Friday links: peak researcher, DFO action film, and more

Also this week: assortative mating by major, remembering Bob Paine, Leibig’s Law of the Minimum (productivity), and more.

From Jeremy:

Jane Lubchenco’s obituary in Nature for Bob Paine.

Terry McGlynn on what most limits the research productivity of PIs at teaching institutions: lack of grad students, technicians, and postdocs, not lack of time. Relevant to recent discussion of correlations between NSERC Discovery Grant evaluations and institution size.

Further to our recent discussion of when researchers peak, new data from a study of sociologists, economists, and political scientists. Goes beyond previous work in accounting for cohort effects, and for considering research outputs besides papers. Finds that productivity increases rapidly until promotion to associate professor, remaining stable thereafter. Unreviewed preprint, which I’ve only skimmed, so caveat emptor.

College graduates don’t just tend to marry other college graduates–they tend to marry college graduates who majored in the same (broadly defined) field. Not too surprising, of course, though I’m a bit surprised at just how strong the effect is: field-of-study homogamy is twice as common as you’d expect if college graduates married at random. (ht Economist’s View)

Discussion of Canadian data on the proportion of graduate degree holders in low-paid employment. Yes, that proportion has increased in the last 20 years. No, there’s not a simple story of “overeducation” to be told here.

A journalist on learning to love the economics blogosphere. Don’t know that it applies to any other scholarly field, at least not to the same extent, because the econ blogosphere is much bigger and more active than any other. (ht Tony Yates)

And finally, the Canadian Dept. of Fisheries and Oceans takes a novel approach to managing invasive species. 🙂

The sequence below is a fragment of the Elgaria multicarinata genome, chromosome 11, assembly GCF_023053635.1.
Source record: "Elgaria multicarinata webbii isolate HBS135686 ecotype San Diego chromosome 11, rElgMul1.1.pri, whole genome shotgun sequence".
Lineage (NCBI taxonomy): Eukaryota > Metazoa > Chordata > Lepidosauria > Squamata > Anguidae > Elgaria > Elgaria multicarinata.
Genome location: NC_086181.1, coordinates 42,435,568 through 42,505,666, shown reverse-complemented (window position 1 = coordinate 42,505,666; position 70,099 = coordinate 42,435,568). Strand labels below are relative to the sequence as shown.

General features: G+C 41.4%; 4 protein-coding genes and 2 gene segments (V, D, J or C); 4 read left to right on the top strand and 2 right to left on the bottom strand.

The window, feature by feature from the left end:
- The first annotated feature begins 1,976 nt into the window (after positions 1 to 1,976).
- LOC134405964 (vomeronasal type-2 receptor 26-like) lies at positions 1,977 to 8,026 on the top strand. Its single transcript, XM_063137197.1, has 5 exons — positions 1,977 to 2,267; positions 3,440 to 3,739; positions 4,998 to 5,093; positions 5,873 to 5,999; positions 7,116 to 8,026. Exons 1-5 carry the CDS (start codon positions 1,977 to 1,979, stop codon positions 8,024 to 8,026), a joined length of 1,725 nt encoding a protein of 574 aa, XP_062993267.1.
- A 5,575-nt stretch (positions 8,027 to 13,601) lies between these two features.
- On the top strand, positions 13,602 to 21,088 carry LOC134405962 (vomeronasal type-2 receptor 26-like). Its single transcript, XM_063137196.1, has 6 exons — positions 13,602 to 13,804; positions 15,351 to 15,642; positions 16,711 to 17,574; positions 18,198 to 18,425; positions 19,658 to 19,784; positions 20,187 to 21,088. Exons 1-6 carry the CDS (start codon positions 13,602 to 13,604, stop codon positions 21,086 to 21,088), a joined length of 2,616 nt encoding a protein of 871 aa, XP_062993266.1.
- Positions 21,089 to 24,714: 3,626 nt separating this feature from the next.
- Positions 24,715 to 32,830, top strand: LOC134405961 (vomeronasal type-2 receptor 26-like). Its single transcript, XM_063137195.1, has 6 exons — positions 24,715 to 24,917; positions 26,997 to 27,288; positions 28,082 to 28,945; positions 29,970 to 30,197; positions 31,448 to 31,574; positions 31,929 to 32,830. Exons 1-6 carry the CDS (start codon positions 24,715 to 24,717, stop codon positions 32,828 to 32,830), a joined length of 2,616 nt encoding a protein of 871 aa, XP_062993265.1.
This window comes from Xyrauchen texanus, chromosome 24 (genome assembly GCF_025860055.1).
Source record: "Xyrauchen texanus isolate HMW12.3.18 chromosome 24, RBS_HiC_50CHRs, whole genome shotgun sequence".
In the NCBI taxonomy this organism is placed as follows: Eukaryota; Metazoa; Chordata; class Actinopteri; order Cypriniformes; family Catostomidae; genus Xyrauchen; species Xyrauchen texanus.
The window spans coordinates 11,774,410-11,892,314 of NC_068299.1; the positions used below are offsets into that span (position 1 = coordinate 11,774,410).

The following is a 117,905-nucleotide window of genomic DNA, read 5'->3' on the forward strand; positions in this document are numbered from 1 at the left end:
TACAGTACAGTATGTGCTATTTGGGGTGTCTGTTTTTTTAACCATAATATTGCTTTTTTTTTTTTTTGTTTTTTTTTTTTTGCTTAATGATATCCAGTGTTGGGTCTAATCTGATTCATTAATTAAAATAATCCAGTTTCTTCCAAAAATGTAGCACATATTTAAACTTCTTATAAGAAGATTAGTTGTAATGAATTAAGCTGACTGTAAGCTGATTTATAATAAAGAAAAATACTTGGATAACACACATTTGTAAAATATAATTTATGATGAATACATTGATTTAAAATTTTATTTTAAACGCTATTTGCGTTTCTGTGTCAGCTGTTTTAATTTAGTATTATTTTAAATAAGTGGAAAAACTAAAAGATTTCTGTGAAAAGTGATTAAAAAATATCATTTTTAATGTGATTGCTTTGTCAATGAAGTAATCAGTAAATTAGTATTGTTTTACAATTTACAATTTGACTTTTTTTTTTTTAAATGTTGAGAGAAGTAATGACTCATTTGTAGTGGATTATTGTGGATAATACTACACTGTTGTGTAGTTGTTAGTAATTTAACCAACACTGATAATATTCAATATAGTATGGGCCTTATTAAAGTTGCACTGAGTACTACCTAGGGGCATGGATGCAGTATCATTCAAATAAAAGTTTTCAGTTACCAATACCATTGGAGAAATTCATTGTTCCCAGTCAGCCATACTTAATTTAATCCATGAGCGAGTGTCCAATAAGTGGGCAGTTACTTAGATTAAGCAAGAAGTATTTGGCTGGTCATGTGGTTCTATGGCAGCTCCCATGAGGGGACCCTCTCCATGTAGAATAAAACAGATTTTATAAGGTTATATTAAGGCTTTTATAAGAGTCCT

2 thoughts on “Friday links: peak researcher, DFO action film, and more

  1. Interesting how often peaking at tenure time shows up. My own experience (which I think is very typical) is that it marks a shift in quality, not quantity. Specifically a shift from first authored publications to large collaborative papers and papers from students where I am 2nd author. But by raw quantity of papers I’m doing many more/year now than my postdoc/assistant professor days, but my contribution to each paper is smaller.

    • “My own experience (which I think is very typical) is that it marks a shift in quality, not quantity. ”

      The data in the linked piece suggest that “peak” is actually a plateau from tenure until retirement, with the mix of one’s contributions changing during that time. Which sounds like it describes you (though in the social sciences, the changing mix is more about replacing papers with books and book chapters, apparently).

      Not sure how typical that is. I don’t think I’ve shifted much in quality or quantity since my postdoc days, really. I actually wish I’d shifted more, but my lab isn’t large enough to get me to the point where I’m mostly 2nd or last authoring large numbers of grad student papers. And I’m rarely involved in large collaborations, and I doubt that’ll ever change. I may well be atypical (at least compared to Americans who hold NSF grants, or “high flier” Canadians), but I’m not sure if I’m just slightly atypical or a big outlier or what. I did once say that I wanted to be the Jamie Moyer of science

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